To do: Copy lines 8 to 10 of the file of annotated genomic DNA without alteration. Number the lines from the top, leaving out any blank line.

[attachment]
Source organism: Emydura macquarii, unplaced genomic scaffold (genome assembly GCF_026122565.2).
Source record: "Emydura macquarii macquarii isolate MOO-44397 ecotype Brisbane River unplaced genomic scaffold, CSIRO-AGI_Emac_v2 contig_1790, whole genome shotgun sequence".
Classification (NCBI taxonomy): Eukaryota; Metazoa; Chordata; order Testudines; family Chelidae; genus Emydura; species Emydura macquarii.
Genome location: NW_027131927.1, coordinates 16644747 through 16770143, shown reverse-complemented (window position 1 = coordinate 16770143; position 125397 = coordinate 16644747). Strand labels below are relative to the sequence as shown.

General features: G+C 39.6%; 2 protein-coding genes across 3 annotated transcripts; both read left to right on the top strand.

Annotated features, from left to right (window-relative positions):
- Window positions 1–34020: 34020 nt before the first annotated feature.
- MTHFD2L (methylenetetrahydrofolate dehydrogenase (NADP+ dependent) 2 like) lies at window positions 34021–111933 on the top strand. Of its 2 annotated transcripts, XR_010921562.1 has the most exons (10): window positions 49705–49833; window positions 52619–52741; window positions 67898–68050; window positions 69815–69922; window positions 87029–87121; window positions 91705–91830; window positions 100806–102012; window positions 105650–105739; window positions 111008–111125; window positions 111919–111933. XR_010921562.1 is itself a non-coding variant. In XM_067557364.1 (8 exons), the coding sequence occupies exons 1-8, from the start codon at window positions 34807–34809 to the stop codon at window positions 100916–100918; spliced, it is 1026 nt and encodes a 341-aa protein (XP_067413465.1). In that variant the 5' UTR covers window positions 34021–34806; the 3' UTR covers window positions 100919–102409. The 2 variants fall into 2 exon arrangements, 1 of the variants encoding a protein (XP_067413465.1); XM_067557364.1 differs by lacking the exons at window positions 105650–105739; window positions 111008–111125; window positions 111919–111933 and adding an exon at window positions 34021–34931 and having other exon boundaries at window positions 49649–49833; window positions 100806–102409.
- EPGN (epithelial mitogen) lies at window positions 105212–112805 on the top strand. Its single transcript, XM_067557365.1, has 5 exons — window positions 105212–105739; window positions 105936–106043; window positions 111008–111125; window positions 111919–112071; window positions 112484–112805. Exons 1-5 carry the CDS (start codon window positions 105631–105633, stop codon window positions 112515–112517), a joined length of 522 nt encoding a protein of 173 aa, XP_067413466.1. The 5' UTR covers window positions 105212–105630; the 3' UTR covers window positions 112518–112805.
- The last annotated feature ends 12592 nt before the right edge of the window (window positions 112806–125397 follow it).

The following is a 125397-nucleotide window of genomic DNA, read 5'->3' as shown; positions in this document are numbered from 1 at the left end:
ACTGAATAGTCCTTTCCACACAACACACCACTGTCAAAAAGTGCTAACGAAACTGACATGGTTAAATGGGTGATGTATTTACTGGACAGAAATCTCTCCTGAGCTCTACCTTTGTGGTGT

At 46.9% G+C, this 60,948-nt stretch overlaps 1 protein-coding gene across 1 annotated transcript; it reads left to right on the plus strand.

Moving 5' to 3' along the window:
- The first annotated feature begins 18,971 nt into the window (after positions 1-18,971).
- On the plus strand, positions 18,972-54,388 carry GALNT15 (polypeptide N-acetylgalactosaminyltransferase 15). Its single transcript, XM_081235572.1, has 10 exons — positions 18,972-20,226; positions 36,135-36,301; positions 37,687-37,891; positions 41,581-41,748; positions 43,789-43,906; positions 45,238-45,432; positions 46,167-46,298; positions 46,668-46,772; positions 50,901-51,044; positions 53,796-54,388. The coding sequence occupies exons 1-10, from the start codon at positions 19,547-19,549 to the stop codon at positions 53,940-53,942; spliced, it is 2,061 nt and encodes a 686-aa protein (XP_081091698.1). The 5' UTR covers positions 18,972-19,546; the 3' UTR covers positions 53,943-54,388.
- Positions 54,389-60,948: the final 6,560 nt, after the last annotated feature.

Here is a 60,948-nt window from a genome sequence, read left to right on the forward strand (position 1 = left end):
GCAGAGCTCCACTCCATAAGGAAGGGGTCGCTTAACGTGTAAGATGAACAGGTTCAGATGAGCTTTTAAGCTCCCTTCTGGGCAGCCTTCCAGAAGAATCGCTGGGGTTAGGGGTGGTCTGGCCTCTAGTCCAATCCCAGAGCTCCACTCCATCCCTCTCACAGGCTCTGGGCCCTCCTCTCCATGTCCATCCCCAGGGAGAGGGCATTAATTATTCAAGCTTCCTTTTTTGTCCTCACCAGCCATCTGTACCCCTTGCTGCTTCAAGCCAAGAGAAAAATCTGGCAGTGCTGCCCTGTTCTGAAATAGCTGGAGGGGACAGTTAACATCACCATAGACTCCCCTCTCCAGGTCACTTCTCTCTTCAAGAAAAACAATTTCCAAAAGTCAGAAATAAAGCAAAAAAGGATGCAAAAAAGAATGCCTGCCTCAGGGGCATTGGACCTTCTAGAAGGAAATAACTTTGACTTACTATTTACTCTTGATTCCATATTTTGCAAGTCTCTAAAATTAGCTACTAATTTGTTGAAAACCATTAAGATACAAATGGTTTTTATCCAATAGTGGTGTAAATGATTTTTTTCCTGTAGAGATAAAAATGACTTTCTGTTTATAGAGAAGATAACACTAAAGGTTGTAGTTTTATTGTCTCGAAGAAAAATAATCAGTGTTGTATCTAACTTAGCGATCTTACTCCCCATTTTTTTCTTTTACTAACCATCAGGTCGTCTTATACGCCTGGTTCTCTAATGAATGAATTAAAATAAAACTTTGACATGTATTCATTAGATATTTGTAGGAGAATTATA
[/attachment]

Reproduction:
- MTHFD2L (methylenetetrahydrofolate dehydrogenase (NADP+ dependent) 2 like) lies at window positions 34021–111933 on the top strand. Of its 2 annotated transcripts, XR_010921562.1 has the most exons (10): window positions 49705–49833; window positions 52619–52741; window positions 67898–68050; window positions 69815–69922; window positions 87029–87121; window positions 91705–91830; window positions 100806–102012; window positions 105650–105739; window positions 111008–111125; window positions 111919–111933. XR_010921562.1 is itself a non-coding variant. In XM_067557364.1 (8 exons), the coding sequence occupies exons 1-8, from the start codon at window positions 34807–34809 to the stop codon at window positions 100916–100918; spliced, it is 1026 nt and encodes a 341-aa protein (XP_067413465.1). In that variant the 5' UTR covers window positions 34021–34806; the 3' UTR covers window positions 100919–102409. The 2 variants fall into 2 exon arrangements, 1 of the variants encoding a protein (XP_067413465.1); XM_067557364.1 differs by lacking the exons at window positions 105650–105739; window positions 111008–111125; window positions 111919–111933 and adding an exon at window positions 34021–34931 and having other exon boundaries at window positions 49649–49833; window positions 100806–102409.
- EPGN (epithelial mitogen) lies at window positions 105212–112805 on the top strand. Its single transcript, XM_067557365.1, has 5 exons — window positions 105212–105739; window positions 105936–106043; window positions 111008–111125; window positions 111919–112071; window positions 112484–112805. Exons 1-5 carry the CDS (start codon window positions 105631–105633, stop codon window positions 112515–112517), a joined length of 522 nt encoding a protein of 173 aa, XP_067413466.1. The 5' UTR covers window positions 105212–105630; the 3' UTR covers window positions 112518–112805.
- The last annotated feature ends 12592 nt before the right edge of the window (window positions 112806–125397 follow it).